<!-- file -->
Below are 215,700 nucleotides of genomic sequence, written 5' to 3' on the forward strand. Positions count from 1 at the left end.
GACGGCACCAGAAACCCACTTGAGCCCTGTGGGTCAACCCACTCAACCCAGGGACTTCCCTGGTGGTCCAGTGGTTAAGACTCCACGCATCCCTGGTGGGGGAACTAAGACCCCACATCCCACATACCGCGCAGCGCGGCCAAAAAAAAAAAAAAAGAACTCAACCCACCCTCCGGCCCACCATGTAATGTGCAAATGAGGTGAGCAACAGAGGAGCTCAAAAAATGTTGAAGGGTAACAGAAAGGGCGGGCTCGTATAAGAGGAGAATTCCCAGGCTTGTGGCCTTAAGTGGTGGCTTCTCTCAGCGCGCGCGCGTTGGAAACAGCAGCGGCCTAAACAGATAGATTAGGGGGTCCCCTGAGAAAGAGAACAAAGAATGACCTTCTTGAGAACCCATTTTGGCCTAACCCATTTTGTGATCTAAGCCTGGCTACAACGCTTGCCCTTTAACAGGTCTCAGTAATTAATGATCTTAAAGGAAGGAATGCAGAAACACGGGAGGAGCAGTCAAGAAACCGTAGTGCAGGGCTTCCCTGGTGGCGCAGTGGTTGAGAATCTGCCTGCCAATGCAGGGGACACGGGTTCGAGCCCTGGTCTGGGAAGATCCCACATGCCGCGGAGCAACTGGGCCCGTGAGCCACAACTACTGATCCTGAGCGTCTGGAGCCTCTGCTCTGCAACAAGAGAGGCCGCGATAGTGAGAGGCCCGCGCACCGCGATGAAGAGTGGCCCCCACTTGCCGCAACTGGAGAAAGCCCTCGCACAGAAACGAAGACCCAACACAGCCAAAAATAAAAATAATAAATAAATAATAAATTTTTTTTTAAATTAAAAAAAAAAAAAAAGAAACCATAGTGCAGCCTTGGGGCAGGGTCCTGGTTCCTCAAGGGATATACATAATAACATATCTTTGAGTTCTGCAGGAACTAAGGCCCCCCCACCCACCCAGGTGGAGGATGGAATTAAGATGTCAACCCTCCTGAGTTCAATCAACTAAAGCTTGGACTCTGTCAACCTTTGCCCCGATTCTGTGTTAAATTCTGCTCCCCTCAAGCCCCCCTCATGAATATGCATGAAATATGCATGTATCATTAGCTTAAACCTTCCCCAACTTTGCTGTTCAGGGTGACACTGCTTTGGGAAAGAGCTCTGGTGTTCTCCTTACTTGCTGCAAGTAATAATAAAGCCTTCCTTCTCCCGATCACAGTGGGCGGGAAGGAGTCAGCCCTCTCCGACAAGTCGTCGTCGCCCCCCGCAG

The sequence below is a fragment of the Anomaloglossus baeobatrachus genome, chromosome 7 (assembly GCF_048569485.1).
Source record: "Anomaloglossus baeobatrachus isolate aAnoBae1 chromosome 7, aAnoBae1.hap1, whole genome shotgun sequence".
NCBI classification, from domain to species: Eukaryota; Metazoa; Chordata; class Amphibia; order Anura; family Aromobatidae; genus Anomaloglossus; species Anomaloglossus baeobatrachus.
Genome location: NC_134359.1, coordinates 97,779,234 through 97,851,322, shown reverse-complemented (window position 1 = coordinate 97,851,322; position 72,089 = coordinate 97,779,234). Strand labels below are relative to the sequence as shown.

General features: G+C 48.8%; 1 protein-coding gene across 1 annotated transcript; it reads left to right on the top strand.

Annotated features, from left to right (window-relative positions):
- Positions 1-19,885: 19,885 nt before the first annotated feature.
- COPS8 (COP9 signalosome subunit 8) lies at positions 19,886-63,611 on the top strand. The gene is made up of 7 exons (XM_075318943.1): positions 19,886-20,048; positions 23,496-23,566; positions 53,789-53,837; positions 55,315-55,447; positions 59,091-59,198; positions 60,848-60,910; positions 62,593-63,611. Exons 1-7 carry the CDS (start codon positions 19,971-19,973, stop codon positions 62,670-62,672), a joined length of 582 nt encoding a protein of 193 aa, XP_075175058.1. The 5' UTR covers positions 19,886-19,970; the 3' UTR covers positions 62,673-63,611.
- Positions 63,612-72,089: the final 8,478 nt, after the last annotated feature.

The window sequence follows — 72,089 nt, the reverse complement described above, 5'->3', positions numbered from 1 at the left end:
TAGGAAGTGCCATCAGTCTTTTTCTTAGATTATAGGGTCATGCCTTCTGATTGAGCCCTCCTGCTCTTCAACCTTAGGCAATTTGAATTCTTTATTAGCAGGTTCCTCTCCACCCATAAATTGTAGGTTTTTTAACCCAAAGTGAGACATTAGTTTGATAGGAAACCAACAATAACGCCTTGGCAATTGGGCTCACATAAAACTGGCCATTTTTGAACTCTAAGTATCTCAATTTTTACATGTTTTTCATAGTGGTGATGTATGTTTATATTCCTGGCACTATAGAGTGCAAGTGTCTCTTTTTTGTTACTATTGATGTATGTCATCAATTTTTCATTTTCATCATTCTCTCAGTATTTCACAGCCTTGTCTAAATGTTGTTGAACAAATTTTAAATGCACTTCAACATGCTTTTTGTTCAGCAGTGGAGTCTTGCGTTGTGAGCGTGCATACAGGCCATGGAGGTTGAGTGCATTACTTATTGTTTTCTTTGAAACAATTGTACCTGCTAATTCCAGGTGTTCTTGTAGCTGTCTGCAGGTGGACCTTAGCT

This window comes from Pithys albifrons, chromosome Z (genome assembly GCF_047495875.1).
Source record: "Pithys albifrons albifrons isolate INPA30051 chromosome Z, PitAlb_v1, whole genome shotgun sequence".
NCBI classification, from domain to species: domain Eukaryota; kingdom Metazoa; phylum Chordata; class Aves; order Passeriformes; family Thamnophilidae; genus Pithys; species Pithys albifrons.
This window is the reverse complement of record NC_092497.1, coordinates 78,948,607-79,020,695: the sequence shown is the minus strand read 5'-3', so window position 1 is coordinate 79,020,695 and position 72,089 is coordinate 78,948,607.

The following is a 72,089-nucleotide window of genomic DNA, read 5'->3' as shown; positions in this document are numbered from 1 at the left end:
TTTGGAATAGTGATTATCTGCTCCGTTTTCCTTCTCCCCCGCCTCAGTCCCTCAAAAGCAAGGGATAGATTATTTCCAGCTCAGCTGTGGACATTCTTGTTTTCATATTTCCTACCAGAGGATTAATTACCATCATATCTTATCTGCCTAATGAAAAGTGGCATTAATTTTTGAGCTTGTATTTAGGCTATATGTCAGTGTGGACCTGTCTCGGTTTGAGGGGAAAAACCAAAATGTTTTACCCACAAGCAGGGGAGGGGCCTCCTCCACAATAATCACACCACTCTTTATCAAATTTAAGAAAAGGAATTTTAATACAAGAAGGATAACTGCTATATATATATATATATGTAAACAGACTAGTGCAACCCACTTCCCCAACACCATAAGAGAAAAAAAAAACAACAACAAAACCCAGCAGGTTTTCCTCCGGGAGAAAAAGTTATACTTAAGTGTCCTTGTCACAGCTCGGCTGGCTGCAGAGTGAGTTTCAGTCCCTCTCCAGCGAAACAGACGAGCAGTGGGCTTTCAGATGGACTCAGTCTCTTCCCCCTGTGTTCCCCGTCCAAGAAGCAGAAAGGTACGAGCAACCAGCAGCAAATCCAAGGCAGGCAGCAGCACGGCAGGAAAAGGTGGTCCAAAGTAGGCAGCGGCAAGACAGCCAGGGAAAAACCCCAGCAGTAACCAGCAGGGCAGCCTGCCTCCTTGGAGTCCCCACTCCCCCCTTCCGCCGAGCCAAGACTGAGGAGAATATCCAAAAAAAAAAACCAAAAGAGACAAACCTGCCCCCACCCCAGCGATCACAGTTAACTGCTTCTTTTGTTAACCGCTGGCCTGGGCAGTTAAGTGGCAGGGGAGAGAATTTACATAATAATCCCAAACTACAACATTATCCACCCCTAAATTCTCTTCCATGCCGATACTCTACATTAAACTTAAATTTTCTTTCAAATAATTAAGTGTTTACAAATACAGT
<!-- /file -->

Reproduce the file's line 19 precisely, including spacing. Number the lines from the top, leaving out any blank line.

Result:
TTTGGAATAGTGATTATCTGCTCCGTTTTCCTTCTCCCCCGCCTCAGTCCCTCAAAAGCAAGGGATAGATTATTTCCAGCTCAGCTGTGGACATTCTTGTTTTCATATTTCCTACCAGAGGATTAATTACCATCATATCTTATCTGCCTAATGAAAAGTGGCATTAATTTTTGAGCTTGTATTTAGGCTATATGTCAGTGTGGACCTGTCTCGGTTTGAGGGGAAAAACCAAAATGTTTTACCCACAAGCAGGGGAGGGGCCTCCTCCACAATAATCACACCACTCTTTATCAAATTTAAGAAAAGGAATTTTAATACAAGAAGGATAACTGCTATATATATATATATATGTAAACAGACTAGTGCAACCCACTTCCCCAACACCATAAGAGAAAAAAAAAACAACAACAAAACCCAGCAGGTTTTCCTCCGGGAGAAAAAGTTATACTTAAGTGTCCTTGTCACAGCTCGGCTGGCTGCAGAGTGAGTTTCAGTCCCTCTCCAGCGAAACAGACGAGCAGTGGGCTTTCAGATGGACTCAGTCTCTTCCCCCTGTGTTCCCCGTCCAAGAAGCAGAAAGGTACGAGCAACCAGCAGCAAATCCAAGGCAGGCAGCAGCACGGCAGGAAAAGGTGGTCCAAAGTAGGCAGCGGCAAGACAGCCAGGGAAAAACCCCAGCAGTAACCAGCAGGGCAGCCTGCCTCCTTGGAGTCCCCACTCCCCCCTTCCGCCGAGCCAAGACTGAGGAGAATATCCAAAAAAAAAAACCAAAAGAGACAAACCTGCCCCCACCCCAGCGATCACAGTTAACTGCTTCTTTTGTTAACCGCTGGCCTGGGCAGTTAAGTGGCAGGGGAGAGAATTTACATAATAATCCCAAACTACAACATTATCCACCCCTAAATTCTCTTCCATGCCGATACTCTACATTAAACTTAAATTTTCTTTCAAATAATTAAGTGTTTACAAATACAGT